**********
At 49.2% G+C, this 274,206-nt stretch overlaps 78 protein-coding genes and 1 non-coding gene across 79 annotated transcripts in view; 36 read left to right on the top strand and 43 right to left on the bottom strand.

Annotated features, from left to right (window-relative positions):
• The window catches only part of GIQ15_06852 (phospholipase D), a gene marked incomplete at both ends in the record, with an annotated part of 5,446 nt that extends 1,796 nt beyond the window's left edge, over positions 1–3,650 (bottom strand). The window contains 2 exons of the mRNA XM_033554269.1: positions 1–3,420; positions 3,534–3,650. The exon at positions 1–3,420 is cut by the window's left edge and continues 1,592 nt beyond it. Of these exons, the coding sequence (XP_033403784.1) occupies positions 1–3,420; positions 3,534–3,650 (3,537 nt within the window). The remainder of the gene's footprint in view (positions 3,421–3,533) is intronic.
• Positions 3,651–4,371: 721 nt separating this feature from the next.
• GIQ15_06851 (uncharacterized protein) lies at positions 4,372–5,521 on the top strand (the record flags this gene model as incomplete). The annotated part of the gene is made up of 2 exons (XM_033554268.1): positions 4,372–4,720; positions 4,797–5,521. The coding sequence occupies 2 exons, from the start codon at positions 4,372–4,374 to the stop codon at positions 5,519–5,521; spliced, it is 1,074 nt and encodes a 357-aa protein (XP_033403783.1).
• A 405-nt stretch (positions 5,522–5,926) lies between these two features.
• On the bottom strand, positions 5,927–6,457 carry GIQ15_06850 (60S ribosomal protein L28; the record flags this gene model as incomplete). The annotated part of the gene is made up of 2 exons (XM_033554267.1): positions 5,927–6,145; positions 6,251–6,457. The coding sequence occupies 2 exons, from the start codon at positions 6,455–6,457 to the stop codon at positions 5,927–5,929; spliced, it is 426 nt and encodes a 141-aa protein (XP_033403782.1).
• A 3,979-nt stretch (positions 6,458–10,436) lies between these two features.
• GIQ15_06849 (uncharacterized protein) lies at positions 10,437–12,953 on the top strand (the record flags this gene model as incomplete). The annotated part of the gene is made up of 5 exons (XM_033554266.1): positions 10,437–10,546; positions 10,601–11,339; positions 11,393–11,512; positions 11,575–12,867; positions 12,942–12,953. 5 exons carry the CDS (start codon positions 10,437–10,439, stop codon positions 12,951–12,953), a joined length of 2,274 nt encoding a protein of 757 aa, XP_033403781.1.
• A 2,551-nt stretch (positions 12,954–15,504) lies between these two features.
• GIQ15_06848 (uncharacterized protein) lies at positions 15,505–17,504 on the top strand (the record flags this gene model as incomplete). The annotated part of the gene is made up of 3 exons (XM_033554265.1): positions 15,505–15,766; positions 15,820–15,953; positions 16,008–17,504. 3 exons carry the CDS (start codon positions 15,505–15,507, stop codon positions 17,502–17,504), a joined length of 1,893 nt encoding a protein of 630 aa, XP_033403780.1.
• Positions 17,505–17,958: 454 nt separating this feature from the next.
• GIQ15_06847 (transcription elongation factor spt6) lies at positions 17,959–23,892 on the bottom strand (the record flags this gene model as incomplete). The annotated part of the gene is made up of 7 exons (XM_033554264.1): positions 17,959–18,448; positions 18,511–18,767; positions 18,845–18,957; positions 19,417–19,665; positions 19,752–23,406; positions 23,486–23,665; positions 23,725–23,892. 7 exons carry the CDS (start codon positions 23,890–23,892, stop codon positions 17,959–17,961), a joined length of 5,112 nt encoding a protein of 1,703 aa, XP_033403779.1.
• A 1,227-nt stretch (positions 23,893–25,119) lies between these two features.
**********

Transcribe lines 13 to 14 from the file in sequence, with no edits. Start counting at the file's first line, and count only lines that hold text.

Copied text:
• GIQ15_06847 (transcription elongation factor spt6) lies at positions 17,959–23,892 on the bottom strand (the record flags this gene model as incomplete). The annotated part of the gene is made up of 7 exons (XM_033554264.1): positions 17,959–18,448; positions 18,511–18,767; positions 18,845–18,957; positions 19,417–19,665; positions 19,752–23,406; positions 23,486–23,665; positions 23,725–23,892. 7 exons carry the CDS (start codon positions 23,890–23,892, stop codon positions 17,959–17,961), a joined length of 5,112 nt encoding a protein of 1,703 aa, XP_033403779.1.
• A 1,227-nt stretch (positions 23,893–25,119) lies between these two features.